7. The invention as defined in claim 6 wherein the decision unit is a slicer.
8. The invention as defined in claim 7 wherein the slicer includes apparatus for selecting predetermined ones of incoming symbol values to yield corresponding standard symbol values as an output.
9. The invention as defined in claim 6 wherein the decision unit is a Viterbi decoder.
10. The invention as defined in claim 9 further including a delay unit for inserting a delay interval into the input to the at least first echo canceler to compensate for any delay caused by the Veterbi decoder in yielding symbol values as an output.
11. The invention as defined in claim 1 further including a second echo canceler including a transversal filter, a version of a transmitter modulated data signal being supplied as an input to the second echo canceler and, therein, to the transversal filter, and being responsive to the version of the transmitter modulated data signal and to a second error signal for generating a second echo estimate and a third algebraic combining unit for subtracting the second echo estimate signal from a version of the receiver modulated data signal to yield the second error signal, a version of the second error signal being supplied as an input to the adaptive equalizer.
12. The invention as defined in claim 11 wherein the transversal filter in the at least first echo canceler has a longer impulse response synthesis capability than the transversal filter in the second echo canceler.
13. The invention as defined in claim 11 further including a second sample rate converter for converting a transmitter signal at a predetermined sample rate to the transmit signal sample rate.
14. The invention as defined in claim 13 wherein the transmit signal and the received signal have the same sample rate.
15. The invention as defined in claim 13 wherein the transmit signal and the received signal have different sample rates.
16. The invention as defined in claim 11 further including a timing recovery unit for generating phase error values from the second error signal and the at least first variable phase interpolator being responsive to the phase error values for yielding a phase adjusted version of the second error signal.
17. The invention as defined in claim 16 further including a second variable phase interpolator being supplied with an output from the at least first sample rate converter and being responsive to the phase error values for adjusting the phase of the output from the sample rate converter, wherein phases of outputs from the at least first and second variable phase interpolators are in synchronism, the output from the second variable phase interpolator being a sample rate converted and phase adjusted version of the transmitter signal and being supplied as the adjusted signal version input to the at least one echo canceler.
18. The invention as defined in claim 17 wherein the transversal filter in the at least first echo canceler has a longer impulse response synthesis capability than the transversal filter in the second echo canceler.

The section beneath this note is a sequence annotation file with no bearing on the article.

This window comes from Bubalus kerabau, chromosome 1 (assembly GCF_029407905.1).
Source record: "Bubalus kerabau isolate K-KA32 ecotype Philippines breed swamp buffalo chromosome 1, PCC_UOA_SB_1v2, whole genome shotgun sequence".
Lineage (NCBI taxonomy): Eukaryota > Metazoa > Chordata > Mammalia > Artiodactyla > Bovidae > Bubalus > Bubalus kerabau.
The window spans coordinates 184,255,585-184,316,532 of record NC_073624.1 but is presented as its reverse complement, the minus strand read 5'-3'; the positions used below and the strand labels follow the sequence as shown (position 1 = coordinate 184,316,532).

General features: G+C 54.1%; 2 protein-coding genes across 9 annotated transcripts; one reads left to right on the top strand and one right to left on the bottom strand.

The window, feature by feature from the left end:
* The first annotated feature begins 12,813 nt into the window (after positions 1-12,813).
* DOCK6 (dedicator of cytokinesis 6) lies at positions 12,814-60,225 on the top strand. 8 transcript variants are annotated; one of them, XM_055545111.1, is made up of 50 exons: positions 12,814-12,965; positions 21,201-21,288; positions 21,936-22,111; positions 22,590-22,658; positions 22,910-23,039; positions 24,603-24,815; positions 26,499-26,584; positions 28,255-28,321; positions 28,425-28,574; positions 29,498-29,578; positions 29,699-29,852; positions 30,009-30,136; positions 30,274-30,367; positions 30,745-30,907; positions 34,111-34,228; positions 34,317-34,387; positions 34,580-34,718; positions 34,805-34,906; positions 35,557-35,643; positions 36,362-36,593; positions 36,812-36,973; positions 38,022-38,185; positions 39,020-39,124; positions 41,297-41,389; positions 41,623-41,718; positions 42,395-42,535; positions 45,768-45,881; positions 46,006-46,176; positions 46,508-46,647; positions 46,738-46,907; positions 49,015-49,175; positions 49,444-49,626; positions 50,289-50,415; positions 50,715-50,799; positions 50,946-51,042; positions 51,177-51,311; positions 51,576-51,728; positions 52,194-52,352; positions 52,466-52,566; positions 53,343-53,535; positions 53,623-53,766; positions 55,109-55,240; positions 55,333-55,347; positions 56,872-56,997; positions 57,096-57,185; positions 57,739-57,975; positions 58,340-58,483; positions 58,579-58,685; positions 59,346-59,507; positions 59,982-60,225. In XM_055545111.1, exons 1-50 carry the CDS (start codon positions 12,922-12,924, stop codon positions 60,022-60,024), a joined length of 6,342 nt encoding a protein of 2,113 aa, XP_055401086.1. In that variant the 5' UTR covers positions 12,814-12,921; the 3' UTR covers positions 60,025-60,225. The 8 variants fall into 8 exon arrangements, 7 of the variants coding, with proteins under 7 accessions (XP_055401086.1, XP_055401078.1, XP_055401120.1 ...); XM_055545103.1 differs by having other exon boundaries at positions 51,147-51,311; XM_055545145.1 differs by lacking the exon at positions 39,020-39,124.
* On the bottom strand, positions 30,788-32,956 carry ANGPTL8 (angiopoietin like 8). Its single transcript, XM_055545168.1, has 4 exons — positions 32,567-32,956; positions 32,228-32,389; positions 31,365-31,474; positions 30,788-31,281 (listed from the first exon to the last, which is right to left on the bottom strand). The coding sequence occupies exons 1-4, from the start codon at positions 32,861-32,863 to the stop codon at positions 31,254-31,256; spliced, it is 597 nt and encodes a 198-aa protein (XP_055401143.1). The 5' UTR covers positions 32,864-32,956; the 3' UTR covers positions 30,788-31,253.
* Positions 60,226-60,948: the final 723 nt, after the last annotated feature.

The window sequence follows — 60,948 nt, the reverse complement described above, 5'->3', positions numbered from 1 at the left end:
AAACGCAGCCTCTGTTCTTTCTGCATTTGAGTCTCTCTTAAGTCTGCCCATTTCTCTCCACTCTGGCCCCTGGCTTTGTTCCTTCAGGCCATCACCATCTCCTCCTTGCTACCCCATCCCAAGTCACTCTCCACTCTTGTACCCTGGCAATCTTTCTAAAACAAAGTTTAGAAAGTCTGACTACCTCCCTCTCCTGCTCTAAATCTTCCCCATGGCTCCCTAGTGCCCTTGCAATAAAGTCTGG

19. The invention as defined in claim 17 wherein the decision unit is a slicer.
20. The invention as defined in claim 19 wherein the slicer includes apparatus for selecting predetermined ones of incoming symbol values to yield corresponding standard symbol values as an output.
21. The invention as defined in claim 17 wherein the decision unit is a Viterbi decoder.
22. The invention as defined in claim 21 further including a delay unit for inserting a delay interval into the input to the at least first echo canceler to compensate for any delay caused by the Veterbi decoder in yielding symbol values as an output.
Description
TECHNICAL FIELD

This invention relates to modems and, more particularly, to echo cancelers employed in modems.

BACKGROUND OF THE INVENTION

Echo cancelers are employed in modems in order to achieve full-duplex data communications. A number of different echo cancellation techniques have been employed in order to simplify the echo canceler structure and/or improve overall data communications. These prior techniques have employed echo cancelers at various positions in the receive path of the modem in attempting to improve over-all echo cancellation and, in particular, adaptation speed in synthesizing an echo. Indeed, it is desirable to have the echo canceler transversal filter impulse response rapidly converge to the impulse response of the echo path. To this end, the prior techniques “trained” the echo canceler during the so-called “half-duplex” operation of the modem. Modems are typically connected to a two-wire telephone line through a hybrid, i.e., 2-to-4-wire conversion, network, whose characteristics tend to change over time and, especially, because of temperature variations. Consequently, the echo canceler impulse response synthesis capability must be updated in order to track changes in the echo path impulse response characteristic. This is especially true in modems, employing the so-called PCM technique, i.e., pulse code modulation technique, which are embedded in personal computers, and particularly, laptop computers. In these and similar applications, because of the use of smaller so-called form factors in the circuitry, there are more rapid circuit characteristic changes caused by rapid temperature variations, which translate into faster impedance drift of the hybrid network. Thus, it is desirable to rapidly track variations in the echo path impulse response in order to enhance modem performance. This leads to a well known dichotomy of noise and rapid response. To achieve rapid response in synthesizing the echo path impulse response a large adaptation step size is desirable but causes noise which degrades data communication capability. To minimize noise a small adaptation step size is desirable but results in a slow convergence when synthesizing the echo path impulse response. This problem is acute in PCM modems because the values of PCM symbols vary significantly from one symbol to another and a very small adaptation step size is required in order to avoid adverse effects in the modem receiver performance. The small adaptation step size, of course, translates into too poor of a tracking capability for practical applications.